Ms Hasmik Nersesyan filed an EU trade mark application for the figurative mark (above left) in Class 43. The application was opposed by Starbucks Corp on the basis of 11 earlier figurative marks in the same class. The Board of Appeal (and the General Court) considered it appropriate to base its decision on just two of these earlier marks (above right) given the similarities between the 11 earlier marks.

The Opposition Division rejected the opposition in its entirety. The Opponent’s appeal was dismissed by the Fourth Board of Appeal. In reaching its decision it held that the marks were visually, phonetically and conceptually dissimilar. As such, it concluded that there was not a likelihood of confusion. Starbucks appealed.

The General Court began by refusing to accept the Board of Appeal’s view that there is not even a low degree of similarity between the signs at issue. It proceeded to conduct its own visual, phonetic and conceptual comparison, consequently holding that a likelihood of confusion existed due to the various similarities between the marks.

Visual Comparison

The Court stated that there were three sets of visual similarities between the signs at issue:

  1. Taken as a whole, the signs had the same general appearance. The figurative element in the centre surrounded by a broad band which is marked off on the inside and outside by a white circle was present in all the marks. Moreover, the word elements in the marks had the same structure, one being placed at the top and one on the bottom.
  2. The similarity in the general appearance of the marks was strengthened by the use of the same colours, black and white, which highlighted the central elements. The same font was also used on the marks.
  3. Both marks contained the word ‘coffee’ in the central band.

As a result, despite noting some of the differences between the marks, the Court found that the Board of Appeal erred in finding that the marks were “dissimilar from a visual point of view”.

Phonetic Comparison

The Court found that even though there are differences in the way in which the words STARBUCKS COFFEE and COFFEE ROCKS are pronounced, the Board of Appeal was wrong to suggest that the marks were not phonetically similar. Indeed, the ending ROCKS may be regarded as phonetically similar to the ending BUCKS due to the prononciation of the letters ‘o’ and ‘u’ by English speakers.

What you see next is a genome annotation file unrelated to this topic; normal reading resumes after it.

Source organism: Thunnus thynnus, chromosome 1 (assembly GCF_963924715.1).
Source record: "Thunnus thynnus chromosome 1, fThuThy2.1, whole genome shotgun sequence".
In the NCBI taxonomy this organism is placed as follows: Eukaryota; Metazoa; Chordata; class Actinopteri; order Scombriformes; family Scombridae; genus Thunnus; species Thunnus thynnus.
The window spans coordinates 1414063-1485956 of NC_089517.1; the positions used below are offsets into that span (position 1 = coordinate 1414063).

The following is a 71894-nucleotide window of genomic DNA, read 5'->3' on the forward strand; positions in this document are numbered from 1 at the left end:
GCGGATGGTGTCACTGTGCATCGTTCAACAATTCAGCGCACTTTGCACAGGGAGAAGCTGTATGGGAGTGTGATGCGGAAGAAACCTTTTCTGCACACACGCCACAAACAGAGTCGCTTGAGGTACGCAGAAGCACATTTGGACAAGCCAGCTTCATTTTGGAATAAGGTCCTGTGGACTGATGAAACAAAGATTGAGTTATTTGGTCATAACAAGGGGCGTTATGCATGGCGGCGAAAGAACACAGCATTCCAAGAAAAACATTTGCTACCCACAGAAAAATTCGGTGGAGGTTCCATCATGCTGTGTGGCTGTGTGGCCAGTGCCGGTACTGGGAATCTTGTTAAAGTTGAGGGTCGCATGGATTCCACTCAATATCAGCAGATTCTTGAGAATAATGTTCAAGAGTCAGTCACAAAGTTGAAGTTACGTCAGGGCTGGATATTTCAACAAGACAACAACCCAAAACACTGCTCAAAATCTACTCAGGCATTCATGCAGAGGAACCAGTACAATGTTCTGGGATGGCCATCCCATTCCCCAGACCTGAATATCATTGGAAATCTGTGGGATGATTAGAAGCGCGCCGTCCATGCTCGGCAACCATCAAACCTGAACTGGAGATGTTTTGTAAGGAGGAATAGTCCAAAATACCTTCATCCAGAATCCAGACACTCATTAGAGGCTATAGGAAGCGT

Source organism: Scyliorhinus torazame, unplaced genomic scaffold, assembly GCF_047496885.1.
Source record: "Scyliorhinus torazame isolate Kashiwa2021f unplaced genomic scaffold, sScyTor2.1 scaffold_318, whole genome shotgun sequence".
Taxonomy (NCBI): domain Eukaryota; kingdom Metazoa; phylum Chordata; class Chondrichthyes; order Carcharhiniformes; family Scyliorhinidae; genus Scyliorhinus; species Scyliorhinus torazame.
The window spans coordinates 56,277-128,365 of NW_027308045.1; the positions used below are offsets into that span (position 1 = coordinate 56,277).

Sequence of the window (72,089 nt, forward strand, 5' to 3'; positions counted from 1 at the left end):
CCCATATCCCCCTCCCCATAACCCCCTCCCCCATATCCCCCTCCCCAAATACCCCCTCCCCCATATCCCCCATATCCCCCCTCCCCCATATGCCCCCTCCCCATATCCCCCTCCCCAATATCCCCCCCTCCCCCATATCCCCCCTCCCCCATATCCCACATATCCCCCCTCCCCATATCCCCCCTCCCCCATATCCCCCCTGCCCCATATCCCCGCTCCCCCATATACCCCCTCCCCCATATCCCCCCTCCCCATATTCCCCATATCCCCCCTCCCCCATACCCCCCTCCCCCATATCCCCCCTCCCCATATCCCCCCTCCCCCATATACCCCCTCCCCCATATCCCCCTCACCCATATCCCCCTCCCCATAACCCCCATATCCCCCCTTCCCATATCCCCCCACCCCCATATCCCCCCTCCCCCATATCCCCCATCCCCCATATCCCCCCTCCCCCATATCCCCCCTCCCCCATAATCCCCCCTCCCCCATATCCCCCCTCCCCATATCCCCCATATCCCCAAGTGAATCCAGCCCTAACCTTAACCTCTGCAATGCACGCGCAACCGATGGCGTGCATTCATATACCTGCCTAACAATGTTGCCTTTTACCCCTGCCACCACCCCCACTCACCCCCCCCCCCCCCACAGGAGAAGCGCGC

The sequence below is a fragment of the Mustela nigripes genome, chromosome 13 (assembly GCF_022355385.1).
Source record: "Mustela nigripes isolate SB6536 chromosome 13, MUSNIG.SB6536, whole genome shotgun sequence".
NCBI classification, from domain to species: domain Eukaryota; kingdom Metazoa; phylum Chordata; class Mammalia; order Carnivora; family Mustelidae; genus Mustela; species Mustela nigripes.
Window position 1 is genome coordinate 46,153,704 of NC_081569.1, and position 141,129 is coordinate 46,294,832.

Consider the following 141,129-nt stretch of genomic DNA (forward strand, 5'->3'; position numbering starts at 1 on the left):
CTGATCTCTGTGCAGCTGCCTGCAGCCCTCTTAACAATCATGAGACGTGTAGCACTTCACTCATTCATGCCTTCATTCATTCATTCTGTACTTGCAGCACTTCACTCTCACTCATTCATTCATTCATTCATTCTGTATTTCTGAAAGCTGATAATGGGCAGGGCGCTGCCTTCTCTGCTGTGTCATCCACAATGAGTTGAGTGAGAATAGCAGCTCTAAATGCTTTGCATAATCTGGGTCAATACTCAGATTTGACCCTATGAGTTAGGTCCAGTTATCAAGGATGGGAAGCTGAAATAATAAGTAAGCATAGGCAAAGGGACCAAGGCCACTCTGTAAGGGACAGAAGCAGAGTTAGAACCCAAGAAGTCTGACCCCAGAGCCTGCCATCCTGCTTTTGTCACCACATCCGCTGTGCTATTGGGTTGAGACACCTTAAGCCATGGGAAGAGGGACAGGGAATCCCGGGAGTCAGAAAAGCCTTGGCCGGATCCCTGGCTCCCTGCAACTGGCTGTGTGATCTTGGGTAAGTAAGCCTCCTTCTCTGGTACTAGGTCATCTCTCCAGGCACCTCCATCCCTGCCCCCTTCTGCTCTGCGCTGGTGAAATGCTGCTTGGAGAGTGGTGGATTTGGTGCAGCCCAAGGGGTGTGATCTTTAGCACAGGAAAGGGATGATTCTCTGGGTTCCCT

Conceptual Comparison

The Court agreed with the Opponent’s submissions that due to the general appearance of the marks at issue and the presence of the word COFFEE in both marks, the relevant public will associate the earlier marks and the mark applied for with the concept of a ‘coffee house’. As such, the Board of Appeal were wrong to suggest the marks were conceptually dissimilar.

As a result, the Court found that the Board of Appeal, having erred in ruling out any similarity, even a low degree of similarity between the marks, were wrong to not carry out an overall assessment of the likelihood of confusion. The Court therefore annulled the contested decision in that regard.

The Court reiterated that the condition that the signs at issue must be identical or similar is common to both likelihood of confusion and taking unfair advantage of the reputation of a trade mark (Article 8(5)). As a result, because the Court found that there was indeed a similarity between the marks, it held that the Board of Appeal were wrong to refuse to assess the grounds of Article 8(5). Therefore, the decision of the Board of Appeal was annulled in that regard.

Case Ref: T-398/16